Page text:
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A while ago, I was walking home in Sandy Hill, and a couple of guys standing on the steps of a local bar yelled at me, “Hey sexy, where you going!” I proceeded to ignore them. They kept calling after me. When they didn’t get a smile or any flirtatious response back (I’m assuming that’s what they wanted), they proceeded to insult me and say “Fuck you. Bitch.” I was so angry and disgusted, I wanted to turn around and freak out at them, but I was way too scared for my own safety. This is just one instance of many that I have experienced.
I was out walking my dog before work this afternoon and passed by the new barbershop, Klipperz, on Bronson Avenue. As I walked past, I noticed movement in the window so glanced over to see a man hanging blinds/doing some sort of work. Once he caught my eye, he banged on the window and motioned for me to go inside. I could hear him (despite the heavy traffic on Bronson and the window between us, no less!) say “C’mere and see me!” while smiling a type of smile I know all too well.
I gave him a look of disgust and kept walking since my dog really needed to pee.
Great business model though, having employees/servicemen harassing passersby – I will definitely be spreading the word about this new shop, but not a positive word.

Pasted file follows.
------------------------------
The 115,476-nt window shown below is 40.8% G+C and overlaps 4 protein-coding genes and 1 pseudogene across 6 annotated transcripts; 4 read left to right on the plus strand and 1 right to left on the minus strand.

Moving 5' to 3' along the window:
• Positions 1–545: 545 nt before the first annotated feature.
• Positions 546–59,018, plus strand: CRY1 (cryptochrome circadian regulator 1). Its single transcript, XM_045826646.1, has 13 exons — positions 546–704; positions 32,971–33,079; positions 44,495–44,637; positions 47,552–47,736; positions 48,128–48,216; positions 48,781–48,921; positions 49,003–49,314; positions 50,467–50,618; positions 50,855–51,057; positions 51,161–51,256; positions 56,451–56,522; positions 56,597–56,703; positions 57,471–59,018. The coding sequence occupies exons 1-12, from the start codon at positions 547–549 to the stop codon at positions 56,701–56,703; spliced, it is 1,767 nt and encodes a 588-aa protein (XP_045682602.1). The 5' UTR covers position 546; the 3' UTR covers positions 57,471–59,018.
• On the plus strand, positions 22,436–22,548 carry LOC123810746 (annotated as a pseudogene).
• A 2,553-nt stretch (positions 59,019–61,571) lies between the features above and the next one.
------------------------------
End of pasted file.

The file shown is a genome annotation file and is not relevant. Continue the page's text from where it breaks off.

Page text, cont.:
A couple of years back when I was twelve, I went to Blues Fest to see a concert.
In the crowd there was this guy being loud and drinking. I was just trying to enjoy the concert.
He grabbed my ass. I was really scared to be honest. I tried to keep away from him after that, but he kept on eyeing and looking at me after that. He was probably in his twenties and I was 12.
This is a blog post written by Hollaback! Ottawa site director Julie Lalonde & Community Outreach Officer Jess Golden.
Reading a recent editorial about street harassment in the LA Times left us feeling all sorts of things, and none of those feelings were good.
We are part of the amazing Hollaback! Ottawa team. We are activists. We’re shamelessly in love with our pets. We love a good pun, snarky t-shirts and MAC lipstick.
We’re also two barely-making-ends-meet women from blue-collar, working class families.
Julie & Jess reppin’ Hollaback! Ottawa at Capital Pride 2014.
So yeah, reading an article about how hating street harassment means you are elitist and hate poor people made us all kinds of ragey.
Jess’ father (before he left them) worked in disaster restoration, cleaning up homes after fires and floods. After her dad left, her mum took on a part time job on top of her full time job in order to make ends meet. Her uncle has been a mechanic since before she was born. Her brother has worked in construction and landscaping since leaving high school before he graduated. And Jess? She’s an addictions counsellor working at a homeless shelter in downtown Ottawa making less than $45,000 a year.
Julie’s story is eerily similar with a family makeup of manual labourers, miners, construction workers, line cooks; textbook working class folks.
To argue that street harassment is unique to construction workers is patently false and is part of a pattern of thinking that states that only “some” men or only men from “some” neighbourhoods engage in street harassing. Hollaback! NYC Deputy Director Debjani Roy recently tore this argument a new one in Xojane. Check it!
“Men that street harass” are just that: men who street harass. The end. C’est tout.